Sunday afternoon was delightful! A balmy 70°, sunny, with a light breeze. We sat around on the patio for 3 hours sampling rabarb knacken (similar to our rhubarb crisp but with a smoother topping) and rabarb paj (rhubarb pie, of course, but much shallower and with no bottom crust), with a choice of vanilla sauce or vanilla ice cream on top; and drinking home-brewed coffee and sipping a home-brewed wine, from Lavinia’s uncle, out of communion glasses. And how fitting to bring things full-circle: the rhubarb came from “our” garden! It was the last of their frozen stash from last year. Therese will be coming back for more this year, with our blessings: there’s way more than enough to go around, and Heaven knows we don’t have freezer space: ours is full of fish! It was fun to get to know the neighbors better, relaxing in the back yard and enjoying each other’s company with no agenda; watching the kids, supervised but not hovered over, adding lots of toppings to their ice cream, stirring it all up into a mush and then abandoning it so they could change clothes and run through the sprinkler; the youngest trying valiantly to protect what was his and to keep up with the “big kids.” It felt like the 1950s…except for the battery-operated bug-zapper gadget and the iPads.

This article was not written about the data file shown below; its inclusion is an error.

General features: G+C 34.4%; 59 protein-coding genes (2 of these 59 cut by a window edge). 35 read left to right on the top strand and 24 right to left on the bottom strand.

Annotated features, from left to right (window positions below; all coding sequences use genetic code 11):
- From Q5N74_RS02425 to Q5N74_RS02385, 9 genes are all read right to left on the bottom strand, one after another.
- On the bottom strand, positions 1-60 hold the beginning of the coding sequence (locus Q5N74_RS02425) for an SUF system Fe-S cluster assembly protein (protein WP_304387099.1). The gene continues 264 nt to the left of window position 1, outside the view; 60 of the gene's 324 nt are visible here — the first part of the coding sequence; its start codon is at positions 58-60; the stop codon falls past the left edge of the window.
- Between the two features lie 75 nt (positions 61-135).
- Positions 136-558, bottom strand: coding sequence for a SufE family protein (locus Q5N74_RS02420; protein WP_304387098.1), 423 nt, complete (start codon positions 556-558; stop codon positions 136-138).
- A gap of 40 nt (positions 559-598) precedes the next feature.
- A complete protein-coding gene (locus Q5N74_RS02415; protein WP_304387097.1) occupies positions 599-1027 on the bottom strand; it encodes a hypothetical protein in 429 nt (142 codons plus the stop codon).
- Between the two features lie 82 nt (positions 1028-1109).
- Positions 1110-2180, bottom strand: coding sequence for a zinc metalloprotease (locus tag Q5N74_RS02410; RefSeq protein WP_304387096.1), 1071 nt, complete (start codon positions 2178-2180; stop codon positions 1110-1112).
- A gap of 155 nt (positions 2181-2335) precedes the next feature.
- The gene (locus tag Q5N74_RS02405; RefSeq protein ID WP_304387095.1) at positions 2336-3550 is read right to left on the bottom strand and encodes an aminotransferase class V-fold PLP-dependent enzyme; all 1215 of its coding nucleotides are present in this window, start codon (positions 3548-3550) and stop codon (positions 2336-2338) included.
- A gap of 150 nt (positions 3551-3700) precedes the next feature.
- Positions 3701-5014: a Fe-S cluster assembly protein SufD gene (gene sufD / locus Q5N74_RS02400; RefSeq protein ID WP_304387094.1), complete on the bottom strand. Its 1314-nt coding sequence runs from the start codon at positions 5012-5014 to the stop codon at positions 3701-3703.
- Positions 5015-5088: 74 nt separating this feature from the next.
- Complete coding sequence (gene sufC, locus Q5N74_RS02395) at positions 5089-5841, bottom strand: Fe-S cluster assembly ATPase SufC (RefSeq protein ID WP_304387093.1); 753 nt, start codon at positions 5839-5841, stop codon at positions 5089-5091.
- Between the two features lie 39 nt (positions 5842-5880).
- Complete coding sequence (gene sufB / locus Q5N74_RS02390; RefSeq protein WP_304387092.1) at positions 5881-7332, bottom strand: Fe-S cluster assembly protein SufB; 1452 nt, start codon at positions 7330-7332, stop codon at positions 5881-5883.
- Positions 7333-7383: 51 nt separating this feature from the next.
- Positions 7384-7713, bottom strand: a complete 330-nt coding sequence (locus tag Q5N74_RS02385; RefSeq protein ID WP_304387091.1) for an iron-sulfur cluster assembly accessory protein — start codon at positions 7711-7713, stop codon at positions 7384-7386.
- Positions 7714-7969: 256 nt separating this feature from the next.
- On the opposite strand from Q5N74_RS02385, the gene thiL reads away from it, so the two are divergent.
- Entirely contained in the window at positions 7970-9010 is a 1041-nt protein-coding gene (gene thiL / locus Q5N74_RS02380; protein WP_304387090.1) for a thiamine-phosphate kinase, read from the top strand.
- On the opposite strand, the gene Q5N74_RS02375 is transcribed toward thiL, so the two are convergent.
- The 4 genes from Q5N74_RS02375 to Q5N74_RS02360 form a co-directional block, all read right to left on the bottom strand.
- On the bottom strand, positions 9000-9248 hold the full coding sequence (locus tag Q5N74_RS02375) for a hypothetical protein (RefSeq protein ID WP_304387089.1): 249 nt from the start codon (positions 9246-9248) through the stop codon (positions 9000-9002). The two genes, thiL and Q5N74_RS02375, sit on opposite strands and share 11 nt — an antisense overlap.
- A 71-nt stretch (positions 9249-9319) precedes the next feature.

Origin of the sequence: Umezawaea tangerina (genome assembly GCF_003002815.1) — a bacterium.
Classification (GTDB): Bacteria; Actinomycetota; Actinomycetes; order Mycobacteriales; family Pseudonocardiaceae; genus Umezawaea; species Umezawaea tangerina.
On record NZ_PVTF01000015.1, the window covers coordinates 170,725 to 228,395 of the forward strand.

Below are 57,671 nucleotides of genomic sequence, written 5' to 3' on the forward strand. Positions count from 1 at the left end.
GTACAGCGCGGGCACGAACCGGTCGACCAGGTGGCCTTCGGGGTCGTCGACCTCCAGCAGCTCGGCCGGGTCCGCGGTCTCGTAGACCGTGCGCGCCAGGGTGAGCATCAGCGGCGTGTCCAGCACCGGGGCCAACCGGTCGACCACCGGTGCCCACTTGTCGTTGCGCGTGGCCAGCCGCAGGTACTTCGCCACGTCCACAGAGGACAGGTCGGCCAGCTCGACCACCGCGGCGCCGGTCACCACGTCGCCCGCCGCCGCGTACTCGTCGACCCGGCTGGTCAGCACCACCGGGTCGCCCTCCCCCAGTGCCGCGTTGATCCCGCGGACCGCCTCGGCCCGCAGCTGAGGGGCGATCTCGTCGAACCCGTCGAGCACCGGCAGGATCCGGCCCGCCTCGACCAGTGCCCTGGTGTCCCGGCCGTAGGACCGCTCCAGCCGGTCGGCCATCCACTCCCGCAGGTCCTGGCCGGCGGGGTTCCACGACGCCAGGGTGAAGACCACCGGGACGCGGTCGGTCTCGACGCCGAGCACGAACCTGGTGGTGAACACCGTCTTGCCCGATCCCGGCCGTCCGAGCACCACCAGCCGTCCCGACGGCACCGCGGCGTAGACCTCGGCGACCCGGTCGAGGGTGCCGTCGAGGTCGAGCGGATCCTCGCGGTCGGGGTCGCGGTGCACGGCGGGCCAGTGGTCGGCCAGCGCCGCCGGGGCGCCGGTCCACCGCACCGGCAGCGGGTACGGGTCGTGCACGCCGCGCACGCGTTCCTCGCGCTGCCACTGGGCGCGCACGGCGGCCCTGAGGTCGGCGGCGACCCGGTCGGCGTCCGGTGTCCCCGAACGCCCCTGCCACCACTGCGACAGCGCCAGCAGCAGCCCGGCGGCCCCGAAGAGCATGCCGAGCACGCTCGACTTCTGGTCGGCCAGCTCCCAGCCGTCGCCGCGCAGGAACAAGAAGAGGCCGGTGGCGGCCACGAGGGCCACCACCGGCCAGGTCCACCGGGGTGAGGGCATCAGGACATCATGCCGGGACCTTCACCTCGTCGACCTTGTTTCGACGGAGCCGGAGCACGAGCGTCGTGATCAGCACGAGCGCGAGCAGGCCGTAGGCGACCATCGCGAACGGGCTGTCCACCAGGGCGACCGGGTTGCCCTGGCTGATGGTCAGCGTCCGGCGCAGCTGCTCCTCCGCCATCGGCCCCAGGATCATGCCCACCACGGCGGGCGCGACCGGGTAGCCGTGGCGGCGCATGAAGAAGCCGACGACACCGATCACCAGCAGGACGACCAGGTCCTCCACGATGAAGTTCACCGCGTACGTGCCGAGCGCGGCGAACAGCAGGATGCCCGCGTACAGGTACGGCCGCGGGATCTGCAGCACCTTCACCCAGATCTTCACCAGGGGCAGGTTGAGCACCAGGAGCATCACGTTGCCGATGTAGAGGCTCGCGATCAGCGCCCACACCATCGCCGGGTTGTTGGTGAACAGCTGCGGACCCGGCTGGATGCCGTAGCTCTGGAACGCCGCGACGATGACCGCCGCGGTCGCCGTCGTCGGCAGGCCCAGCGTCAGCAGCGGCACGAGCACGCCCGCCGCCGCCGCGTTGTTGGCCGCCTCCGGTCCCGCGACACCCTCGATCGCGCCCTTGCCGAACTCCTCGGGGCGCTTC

The byline of the afternoon was, “It’s not poisonous.” I think as much as we come away from Sweden with “It’s a very short walk,” their lingering impression of us may be “It’s not poisonous.”
This neighborhood has only low walls–boundary markers, but not dividers. Just like the 50s, kids play in the street…and Wizard sits in the street…untroubled by Stranger Danger or traffic. The back yards are connected by paths through the woods. “Something there is that doesn’t love a wall.”
PPS Emma loved her card! She’s really into Hannah Montana, so the card was a major hit. (So Harry guessed right: it was Hannah Montana. It hadn’t even occurred to me that it might be someone in particular. I guess I need to get out more, too!)
Emma blew out the candles–10, and one to grow on!
The birthday cupcakes were a real hit, too. The chocolate frosting was a bit goopy, but hey–it’s birthday cake! We sang “Happy Birthday” in English, explained about making a wish, and she blew out her candles. She and Valentin declared the cake delicious, and Emma went back outside to play with the neighbors while Harry and I visited with Valentin and drank Swedish sparkling wine–very good! And they have 15 cupcakes to spare. That’s the way to bake: eat some and give most away! (Lavinia will get hers later: she was doing mom duty at the schools. This evening was new-parent orientation for Viktor’s first grade class next year, and also parent-teacher conference night for Emma’s school.)
Valentin assured us that when both parents work and both kids are in school, the birthday child does not lie abed waiting for an early-morning cake. It’s 10 minutes to wake them up and 20 minutes to get ready and out the door, just like any other morning. I suppose the other scenario was in the Swedish version of Leave it to Beaver…